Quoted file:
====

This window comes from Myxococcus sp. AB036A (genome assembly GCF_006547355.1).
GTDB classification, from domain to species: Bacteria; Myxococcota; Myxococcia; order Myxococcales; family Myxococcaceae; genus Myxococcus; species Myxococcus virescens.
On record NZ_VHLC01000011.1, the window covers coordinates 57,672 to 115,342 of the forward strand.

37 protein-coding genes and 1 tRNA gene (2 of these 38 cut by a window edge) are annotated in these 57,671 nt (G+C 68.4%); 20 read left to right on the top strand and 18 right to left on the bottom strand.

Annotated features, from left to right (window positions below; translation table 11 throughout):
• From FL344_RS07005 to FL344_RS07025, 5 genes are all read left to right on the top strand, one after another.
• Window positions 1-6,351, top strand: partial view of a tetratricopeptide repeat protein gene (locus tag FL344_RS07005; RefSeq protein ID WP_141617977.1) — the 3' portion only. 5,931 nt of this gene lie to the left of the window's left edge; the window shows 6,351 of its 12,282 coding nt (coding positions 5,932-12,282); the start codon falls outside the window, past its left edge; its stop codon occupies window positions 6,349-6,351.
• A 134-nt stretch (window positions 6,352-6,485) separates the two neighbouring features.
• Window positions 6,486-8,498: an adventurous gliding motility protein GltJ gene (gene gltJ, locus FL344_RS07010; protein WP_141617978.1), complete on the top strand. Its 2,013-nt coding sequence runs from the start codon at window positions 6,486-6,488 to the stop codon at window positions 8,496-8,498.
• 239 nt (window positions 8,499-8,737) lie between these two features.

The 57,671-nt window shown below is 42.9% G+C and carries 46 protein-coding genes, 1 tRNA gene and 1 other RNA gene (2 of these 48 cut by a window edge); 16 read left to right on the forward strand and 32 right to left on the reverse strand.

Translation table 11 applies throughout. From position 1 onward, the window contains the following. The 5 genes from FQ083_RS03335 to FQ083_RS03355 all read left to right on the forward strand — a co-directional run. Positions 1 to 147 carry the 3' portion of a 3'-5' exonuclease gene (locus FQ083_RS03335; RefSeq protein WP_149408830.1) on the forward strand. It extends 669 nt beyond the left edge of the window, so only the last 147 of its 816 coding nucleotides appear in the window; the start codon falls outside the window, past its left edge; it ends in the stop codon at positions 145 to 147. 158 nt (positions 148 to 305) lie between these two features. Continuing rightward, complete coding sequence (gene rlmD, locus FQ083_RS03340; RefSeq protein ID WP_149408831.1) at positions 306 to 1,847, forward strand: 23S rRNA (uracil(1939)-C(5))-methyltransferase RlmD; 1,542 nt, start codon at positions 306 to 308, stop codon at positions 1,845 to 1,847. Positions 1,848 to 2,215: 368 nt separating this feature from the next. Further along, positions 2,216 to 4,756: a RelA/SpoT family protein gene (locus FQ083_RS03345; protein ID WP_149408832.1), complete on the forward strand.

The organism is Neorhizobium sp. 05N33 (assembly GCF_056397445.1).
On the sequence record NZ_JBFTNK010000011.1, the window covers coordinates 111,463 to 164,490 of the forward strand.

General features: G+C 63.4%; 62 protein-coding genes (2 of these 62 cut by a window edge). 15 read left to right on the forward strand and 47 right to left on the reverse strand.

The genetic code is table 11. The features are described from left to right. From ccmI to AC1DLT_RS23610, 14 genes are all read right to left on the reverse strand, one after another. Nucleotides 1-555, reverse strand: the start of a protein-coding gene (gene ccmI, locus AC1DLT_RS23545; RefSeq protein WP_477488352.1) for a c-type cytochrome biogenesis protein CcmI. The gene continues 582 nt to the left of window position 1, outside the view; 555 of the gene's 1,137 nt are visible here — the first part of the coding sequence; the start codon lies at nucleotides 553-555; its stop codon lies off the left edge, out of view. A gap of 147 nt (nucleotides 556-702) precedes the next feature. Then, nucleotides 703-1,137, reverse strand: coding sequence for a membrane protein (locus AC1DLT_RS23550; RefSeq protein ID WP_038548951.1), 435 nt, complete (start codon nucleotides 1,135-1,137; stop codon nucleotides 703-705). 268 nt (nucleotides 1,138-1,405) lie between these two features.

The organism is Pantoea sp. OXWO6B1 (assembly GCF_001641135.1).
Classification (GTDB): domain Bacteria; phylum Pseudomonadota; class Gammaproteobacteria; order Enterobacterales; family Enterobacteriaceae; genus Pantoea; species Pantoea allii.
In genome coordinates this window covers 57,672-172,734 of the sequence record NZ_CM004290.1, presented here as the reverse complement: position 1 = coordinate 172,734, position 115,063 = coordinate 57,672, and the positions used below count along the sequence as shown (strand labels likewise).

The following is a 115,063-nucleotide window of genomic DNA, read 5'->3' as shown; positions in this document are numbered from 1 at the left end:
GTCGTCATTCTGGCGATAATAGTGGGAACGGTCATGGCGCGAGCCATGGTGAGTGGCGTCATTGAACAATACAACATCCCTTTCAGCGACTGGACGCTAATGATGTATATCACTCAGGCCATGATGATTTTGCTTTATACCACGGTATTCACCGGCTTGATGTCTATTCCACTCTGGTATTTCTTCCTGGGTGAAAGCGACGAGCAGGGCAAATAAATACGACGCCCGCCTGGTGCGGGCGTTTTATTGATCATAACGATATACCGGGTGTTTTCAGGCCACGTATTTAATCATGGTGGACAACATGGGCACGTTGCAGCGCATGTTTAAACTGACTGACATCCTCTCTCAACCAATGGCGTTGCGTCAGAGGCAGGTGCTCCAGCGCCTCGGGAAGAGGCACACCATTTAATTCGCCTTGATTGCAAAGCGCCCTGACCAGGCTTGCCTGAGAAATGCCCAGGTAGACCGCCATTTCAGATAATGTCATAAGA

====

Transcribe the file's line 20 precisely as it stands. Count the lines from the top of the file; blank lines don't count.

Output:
The following is a 115,063-nucleotide window of genomic DNA, read 5'->3' as shown; positions in this document are numbered from 1 at the left end: